Position title: Associate Professor, Neuroscience
My laboratory uses physiological recordings from single cells in animals whose heads are unrestrained to identify the mechanisms that integrate sensory information from different modalities, and serve to generate motor actions. Many current theories grounded on data from anesthetized preparations separate perception and action, with sensory information analyzed/extracted at different cortical (perceptual) stages before the decision-making and motor domains. This disregards direct connections to motor centers at all levels of sensory processing and creates a need for interfaces to transform sensory signals into motor commands.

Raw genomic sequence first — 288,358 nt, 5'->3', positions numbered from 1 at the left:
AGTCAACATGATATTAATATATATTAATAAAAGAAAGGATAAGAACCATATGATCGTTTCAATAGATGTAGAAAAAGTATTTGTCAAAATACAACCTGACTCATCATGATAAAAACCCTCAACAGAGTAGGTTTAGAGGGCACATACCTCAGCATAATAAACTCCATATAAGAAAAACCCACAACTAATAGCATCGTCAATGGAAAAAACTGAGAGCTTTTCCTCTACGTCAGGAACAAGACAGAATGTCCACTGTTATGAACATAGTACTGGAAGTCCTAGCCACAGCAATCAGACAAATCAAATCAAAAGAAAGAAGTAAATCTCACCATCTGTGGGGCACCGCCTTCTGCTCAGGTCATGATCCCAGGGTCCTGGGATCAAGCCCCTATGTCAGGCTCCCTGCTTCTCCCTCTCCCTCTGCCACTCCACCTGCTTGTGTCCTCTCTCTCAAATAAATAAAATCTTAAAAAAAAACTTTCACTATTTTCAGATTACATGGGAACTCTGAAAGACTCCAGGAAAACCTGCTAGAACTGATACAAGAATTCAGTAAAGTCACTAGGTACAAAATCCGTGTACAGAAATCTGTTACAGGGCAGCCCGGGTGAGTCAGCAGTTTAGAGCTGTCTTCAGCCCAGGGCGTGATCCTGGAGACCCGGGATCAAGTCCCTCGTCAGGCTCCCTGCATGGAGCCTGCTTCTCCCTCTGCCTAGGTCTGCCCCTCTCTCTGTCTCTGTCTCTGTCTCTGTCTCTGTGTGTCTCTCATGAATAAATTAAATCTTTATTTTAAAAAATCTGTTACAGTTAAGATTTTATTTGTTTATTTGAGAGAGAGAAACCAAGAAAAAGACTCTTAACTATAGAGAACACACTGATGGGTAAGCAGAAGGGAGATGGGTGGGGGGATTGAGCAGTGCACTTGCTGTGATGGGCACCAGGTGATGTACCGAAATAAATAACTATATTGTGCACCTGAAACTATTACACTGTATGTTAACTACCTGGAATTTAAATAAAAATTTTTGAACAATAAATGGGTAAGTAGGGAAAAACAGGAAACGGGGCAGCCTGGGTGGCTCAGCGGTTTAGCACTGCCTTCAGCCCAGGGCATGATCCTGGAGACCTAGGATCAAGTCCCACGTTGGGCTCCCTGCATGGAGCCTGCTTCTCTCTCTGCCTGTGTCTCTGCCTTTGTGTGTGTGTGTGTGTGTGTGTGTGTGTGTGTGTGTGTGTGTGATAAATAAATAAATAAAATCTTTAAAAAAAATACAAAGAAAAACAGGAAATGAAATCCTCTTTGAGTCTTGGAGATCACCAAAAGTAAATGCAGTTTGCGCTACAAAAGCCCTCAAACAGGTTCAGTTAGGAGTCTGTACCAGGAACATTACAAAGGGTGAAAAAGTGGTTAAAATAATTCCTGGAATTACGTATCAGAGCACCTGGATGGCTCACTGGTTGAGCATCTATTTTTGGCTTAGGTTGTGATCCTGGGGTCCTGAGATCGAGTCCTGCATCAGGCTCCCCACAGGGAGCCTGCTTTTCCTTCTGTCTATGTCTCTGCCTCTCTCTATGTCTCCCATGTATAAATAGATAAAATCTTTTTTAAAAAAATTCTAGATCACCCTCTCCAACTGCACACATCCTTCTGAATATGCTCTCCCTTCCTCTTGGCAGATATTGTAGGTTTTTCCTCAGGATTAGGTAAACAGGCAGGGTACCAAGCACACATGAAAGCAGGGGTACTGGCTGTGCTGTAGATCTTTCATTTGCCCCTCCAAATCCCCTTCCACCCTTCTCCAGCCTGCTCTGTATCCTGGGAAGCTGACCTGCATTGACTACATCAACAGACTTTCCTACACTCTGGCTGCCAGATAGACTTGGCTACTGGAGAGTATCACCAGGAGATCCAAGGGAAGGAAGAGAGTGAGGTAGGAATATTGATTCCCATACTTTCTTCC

In order to define structural and functional links between specific sensory inputs and motor outputs we are undertaking parallel series of experiments of the oculomotor system in humans, cats, and monkeys. Humans, which can be given precise instructions, provide a psychophysical benchmark. Animals, which are instructed with operant conditioning, are suitable for invasive anatomical, behavioral, physiological, and imaging studies. With this combination of approaches, we expect to define the mechanisms that link sensory inputs to motor outputs.